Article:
2017.18 Artistic Research Residency
Taking advantage of advanced 3-dimensional recording technologies, experimentally employed in remote primary equatorial forests, the long-term project Fragments of Extinction is collecting, studying, and disseminating the soundscapes of the Planet’s remaining intact biodiversity. The artistic research residency will focus on the data collected during the last field recording campaigns in undisturbed areas of Amazon and Borneo and will explore the spatial complexity of these ecosystems. The aim is to demonstrate how from a single space-preservative recording it is possible to derive data useful for bio- acoustic / ecological investigation and, in parallel, to build the alphabet of a new ‘musical’ language based on real ecosystems’ analysis and re-composition. Specifically, from an intact acoustic habitat, individual species’ code-units will be isolated – in the temporal, frequency and spatial domains – to then re-build an original complex ecosystem in its spherical attributes within a High Order Ambisonics framework.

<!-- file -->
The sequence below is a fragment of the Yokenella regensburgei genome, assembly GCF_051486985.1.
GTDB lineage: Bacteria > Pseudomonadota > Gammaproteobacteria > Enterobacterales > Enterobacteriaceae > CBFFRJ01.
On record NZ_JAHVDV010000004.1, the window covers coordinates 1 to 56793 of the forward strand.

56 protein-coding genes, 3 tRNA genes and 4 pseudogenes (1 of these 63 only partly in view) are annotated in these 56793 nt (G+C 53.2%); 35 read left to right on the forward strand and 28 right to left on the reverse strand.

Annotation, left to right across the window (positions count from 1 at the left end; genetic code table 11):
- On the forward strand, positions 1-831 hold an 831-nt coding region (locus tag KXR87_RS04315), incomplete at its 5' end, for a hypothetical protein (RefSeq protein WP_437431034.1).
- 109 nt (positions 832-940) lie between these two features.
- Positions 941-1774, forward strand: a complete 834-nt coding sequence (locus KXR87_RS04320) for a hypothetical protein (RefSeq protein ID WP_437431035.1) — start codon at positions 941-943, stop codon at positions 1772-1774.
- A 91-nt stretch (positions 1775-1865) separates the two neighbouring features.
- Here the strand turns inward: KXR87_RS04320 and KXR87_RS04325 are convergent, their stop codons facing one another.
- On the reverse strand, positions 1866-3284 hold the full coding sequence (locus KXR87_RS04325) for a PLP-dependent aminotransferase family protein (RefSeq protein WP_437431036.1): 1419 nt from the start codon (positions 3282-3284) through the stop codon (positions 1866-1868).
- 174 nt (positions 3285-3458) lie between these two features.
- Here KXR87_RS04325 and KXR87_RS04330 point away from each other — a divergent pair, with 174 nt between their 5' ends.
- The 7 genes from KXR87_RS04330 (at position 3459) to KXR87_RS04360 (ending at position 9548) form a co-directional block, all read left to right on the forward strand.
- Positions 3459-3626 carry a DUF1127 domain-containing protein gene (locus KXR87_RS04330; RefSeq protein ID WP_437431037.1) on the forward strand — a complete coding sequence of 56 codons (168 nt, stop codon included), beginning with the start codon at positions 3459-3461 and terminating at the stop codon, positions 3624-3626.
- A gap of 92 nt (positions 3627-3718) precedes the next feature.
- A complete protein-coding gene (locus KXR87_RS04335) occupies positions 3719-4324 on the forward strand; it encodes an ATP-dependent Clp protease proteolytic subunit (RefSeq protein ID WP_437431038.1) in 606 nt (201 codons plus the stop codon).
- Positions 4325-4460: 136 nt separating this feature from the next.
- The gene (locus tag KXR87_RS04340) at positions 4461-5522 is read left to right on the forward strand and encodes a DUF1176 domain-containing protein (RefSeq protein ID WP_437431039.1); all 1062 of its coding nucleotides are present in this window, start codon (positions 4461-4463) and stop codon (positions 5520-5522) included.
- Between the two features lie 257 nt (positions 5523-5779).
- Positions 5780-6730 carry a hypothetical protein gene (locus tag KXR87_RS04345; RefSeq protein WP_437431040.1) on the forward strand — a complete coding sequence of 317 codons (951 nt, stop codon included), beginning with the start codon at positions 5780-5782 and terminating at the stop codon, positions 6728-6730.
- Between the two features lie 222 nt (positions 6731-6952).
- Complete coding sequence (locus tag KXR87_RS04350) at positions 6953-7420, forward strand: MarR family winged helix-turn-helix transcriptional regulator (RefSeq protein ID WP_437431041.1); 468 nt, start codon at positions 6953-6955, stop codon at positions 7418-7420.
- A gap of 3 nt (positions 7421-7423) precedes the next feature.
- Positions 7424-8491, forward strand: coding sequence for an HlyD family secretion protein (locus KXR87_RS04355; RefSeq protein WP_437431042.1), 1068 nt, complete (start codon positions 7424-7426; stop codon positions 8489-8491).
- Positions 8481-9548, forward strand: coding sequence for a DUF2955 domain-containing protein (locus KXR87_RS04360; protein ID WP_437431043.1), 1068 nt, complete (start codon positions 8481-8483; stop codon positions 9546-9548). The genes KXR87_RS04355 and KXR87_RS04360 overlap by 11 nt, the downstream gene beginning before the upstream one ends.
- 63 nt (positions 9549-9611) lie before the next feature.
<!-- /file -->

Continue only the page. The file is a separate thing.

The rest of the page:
David Monacchi (Italy, 1970) is a researcher, soundscape recordist and eco-acoustic composer. He has been developing his multidisciplinary project Fragments of Extinction for nearly 15 years, conducting field research in the world’s last remaining areas of primary equatorial rainforest. The recipient of multiple international awards, Monacchi is pioneering a new compositional approach based on 3D soundscape recordings of undisturbed ecosystems to foster discourse on the biodiversity crisis through music and sound-art installations. A Fulbright fellow at UC-Berkeley, he has taught at the University of Macerata since 2000 and is now professor of Electroacoustics at the Conservatorio of Pesaro. He has worked for 25 years in interdisciplinary contexts mainly in Europe and North America and produced works for contemporary music, art installation, cinema, video-art, site specific public art. He holds an international patent and is founding member of several scientific and artistic networks.